Martin Bormann (1900–1945) became the chief of staff for Rudolf Hess, Adolf Hitler's deputy, in 1933.
Virtually unknown to the German public, Bormann as a close assistant to Hitler was a powerful force behind the scenes in internal politics. Following Hess' flight to Great Britain, Bormann became head of the Party Chancellery (1941) and, officially in 1943, Secretary to the Führer.
His hand could be seen in an array of domestic policies, including the murder of the Jews, the Euthanasia Program, the plunder of artwork, and the expansion of forced-labor programs. He also signed a series of edicts ordering deportations of Jews to the east.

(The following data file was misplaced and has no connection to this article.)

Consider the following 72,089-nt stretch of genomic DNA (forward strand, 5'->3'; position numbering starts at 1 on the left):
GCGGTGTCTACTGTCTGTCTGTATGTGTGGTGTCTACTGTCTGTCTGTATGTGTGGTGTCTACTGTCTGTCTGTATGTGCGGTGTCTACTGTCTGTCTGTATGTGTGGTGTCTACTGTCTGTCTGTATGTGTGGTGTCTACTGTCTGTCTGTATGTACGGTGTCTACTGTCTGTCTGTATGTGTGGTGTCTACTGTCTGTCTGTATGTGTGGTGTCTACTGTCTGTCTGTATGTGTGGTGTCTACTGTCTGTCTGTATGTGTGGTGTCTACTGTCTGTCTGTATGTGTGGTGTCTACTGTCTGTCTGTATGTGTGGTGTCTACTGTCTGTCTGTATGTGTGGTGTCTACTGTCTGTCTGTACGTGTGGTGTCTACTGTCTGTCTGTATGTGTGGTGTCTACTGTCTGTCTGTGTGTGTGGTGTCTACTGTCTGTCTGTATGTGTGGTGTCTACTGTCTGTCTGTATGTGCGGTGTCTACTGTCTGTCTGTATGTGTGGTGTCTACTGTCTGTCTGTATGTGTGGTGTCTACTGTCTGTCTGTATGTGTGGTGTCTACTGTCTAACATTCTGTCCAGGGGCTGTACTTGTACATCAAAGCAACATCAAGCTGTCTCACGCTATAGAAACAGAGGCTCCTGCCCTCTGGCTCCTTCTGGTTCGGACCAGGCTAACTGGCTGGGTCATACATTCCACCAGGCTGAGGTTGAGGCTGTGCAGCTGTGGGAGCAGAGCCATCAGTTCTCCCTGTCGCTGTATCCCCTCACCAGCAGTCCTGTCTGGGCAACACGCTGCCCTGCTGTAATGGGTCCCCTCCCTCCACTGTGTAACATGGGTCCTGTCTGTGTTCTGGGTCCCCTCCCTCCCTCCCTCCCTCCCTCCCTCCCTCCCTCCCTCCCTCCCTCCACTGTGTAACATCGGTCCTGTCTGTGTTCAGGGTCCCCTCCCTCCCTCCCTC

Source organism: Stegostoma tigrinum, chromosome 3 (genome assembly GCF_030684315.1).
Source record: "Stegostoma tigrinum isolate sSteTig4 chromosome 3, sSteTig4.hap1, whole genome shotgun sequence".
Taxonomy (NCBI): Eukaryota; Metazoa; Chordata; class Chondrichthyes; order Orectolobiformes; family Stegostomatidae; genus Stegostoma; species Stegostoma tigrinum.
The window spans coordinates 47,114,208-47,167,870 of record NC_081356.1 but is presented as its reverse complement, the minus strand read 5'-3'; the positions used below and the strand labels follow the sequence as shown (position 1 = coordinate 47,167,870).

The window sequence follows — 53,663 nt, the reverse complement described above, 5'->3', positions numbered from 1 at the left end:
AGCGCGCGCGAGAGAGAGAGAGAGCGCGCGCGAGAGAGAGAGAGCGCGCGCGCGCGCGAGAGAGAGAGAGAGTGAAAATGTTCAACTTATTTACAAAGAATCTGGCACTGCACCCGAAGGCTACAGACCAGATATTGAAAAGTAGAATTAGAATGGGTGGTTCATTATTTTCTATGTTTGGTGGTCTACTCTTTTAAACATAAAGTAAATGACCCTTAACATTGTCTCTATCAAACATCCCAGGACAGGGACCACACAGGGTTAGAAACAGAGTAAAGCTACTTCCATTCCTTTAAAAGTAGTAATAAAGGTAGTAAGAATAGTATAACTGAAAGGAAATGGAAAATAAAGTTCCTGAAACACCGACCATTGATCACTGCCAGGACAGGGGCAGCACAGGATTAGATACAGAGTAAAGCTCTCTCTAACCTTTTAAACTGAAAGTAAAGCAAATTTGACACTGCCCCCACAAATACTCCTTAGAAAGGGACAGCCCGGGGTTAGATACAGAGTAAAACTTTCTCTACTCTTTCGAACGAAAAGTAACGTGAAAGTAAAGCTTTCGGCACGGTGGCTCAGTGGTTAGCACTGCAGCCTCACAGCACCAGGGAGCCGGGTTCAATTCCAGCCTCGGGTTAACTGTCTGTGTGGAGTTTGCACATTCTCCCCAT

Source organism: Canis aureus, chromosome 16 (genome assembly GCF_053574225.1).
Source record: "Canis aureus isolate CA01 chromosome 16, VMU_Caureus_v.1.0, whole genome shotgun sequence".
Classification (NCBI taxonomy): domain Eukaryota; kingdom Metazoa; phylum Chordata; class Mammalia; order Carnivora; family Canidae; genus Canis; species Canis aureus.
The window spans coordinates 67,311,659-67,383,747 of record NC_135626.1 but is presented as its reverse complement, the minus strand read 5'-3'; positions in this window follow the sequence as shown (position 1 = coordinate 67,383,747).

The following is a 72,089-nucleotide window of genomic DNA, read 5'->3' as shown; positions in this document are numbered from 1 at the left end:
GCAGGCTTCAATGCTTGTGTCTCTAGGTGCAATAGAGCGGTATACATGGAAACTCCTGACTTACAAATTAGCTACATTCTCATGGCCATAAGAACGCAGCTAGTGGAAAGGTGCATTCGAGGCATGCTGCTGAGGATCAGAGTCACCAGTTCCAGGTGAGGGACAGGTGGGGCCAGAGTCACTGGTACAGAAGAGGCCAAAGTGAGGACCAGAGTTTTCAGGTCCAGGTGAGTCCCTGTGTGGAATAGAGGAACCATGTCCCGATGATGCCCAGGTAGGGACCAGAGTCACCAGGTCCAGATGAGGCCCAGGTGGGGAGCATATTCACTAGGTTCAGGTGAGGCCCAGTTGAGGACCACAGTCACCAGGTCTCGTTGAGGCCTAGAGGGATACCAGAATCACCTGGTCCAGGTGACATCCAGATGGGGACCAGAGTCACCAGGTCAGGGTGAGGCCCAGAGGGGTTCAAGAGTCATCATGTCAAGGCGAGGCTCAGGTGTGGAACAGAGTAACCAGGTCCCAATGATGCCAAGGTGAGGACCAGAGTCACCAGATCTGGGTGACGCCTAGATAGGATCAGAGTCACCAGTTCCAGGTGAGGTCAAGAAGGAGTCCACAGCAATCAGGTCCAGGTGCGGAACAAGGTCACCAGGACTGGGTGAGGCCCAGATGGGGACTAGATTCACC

Bormann died in an effort to flee Berlin in the last days of World War II, but was long thought to be at large. He was tried in absentia at Nuremberg, where he was sentenced to death. West German authorities officially declared him dead in 1973 after his remains were discovered and positively identified.
Series: International Military Tribunal: Defendants
Critical Thinking Questions
- Explore how challenges to ethical behavior and leadership played out in the context of the Holocaust. How do these challenges confront us today?
- What pressures and motivations may have affected Bormann's choices before and during the war?